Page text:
Many people adopt whatever religion (or lack thereof) they are born into. It’s very understandable and natural. We adopt the religion we are born into because it’s familiar, because there is something of value in it (as there is in just about all of them), and for social reasons (to have a community, to fit in, for support).

And yet, if we say that the religion we happen to be born into is the “only true religion”, then there is some lack of intellectual honesty. How can we know? How can we know unless we seriously explore and experience all of them? How can we know even then?

Of course, if we say it’s the only true one, that’s OK as well. It comes from conditioning. That too is natural and understandable. I do the same in many areas of life, including in ways I am not aware of (yet). And it does come with some inherent discomfort and suffering. It can create discomfort for ourselves since we know – somewhere – we can’t know for sure, and when we see things of value in other traditions. And it can create discomfort and suffering for those around us who do not belong to our particular religion.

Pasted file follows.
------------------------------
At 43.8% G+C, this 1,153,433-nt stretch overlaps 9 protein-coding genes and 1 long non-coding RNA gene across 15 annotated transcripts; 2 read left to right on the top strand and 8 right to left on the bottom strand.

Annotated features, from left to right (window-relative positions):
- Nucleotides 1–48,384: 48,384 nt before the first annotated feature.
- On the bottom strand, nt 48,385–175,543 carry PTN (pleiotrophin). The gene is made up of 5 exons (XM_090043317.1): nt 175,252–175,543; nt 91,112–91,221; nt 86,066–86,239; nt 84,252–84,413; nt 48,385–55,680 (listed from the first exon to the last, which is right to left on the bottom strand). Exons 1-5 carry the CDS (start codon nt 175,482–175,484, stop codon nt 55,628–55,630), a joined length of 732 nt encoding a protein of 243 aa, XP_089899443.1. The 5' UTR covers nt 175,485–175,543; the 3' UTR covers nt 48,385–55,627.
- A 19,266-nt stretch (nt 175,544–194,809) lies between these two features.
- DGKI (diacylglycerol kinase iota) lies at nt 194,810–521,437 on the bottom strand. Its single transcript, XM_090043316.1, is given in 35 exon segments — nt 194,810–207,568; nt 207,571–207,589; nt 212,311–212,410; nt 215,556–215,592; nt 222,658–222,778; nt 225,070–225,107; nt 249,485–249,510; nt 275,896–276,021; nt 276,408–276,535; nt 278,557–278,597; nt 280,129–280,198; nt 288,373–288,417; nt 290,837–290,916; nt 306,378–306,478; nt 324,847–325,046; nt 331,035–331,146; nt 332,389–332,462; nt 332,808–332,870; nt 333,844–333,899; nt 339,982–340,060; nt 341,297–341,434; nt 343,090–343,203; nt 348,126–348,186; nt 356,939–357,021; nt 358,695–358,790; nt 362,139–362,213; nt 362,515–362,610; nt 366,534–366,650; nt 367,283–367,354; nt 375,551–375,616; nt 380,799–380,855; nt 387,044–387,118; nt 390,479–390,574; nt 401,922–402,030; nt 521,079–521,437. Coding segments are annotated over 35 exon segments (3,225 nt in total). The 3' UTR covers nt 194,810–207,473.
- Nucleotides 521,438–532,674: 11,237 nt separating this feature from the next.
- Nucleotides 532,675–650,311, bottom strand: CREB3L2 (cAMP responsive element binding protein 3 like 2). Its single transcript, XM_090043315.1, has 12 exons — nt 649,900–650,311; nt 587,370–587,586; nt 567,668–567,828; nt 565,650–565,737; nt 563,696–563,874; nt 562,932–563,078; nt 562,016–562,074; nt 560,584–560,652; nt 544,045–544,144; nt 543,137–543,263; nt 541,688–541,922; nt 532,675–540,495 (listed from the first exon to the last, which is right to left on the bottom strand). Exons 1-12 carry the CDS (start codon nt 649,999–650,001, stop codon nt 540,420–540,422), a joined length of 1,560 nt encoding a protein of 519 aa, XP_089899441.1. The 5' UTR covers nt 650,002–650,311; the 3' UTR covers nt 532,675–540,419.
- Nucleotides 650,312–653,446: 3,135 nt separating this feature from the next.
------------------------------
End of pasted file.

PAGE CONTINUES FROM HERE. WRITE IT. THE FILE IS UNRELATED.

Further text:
I became an atheist in elementary school on my own accord, partly for this reason. It didn’t make any sense to me that people happened to be born into this traditionally Christian culture, adopted that religion without questioning it much, and then saw it as the only true religion and the only path to salvation. To me, even at that age, it smacked of intellectual dishonesty.

I am still an atheist in a conventional sense. I don’t “believe” in any religion, and I don’t “believe in God” in a usual sense.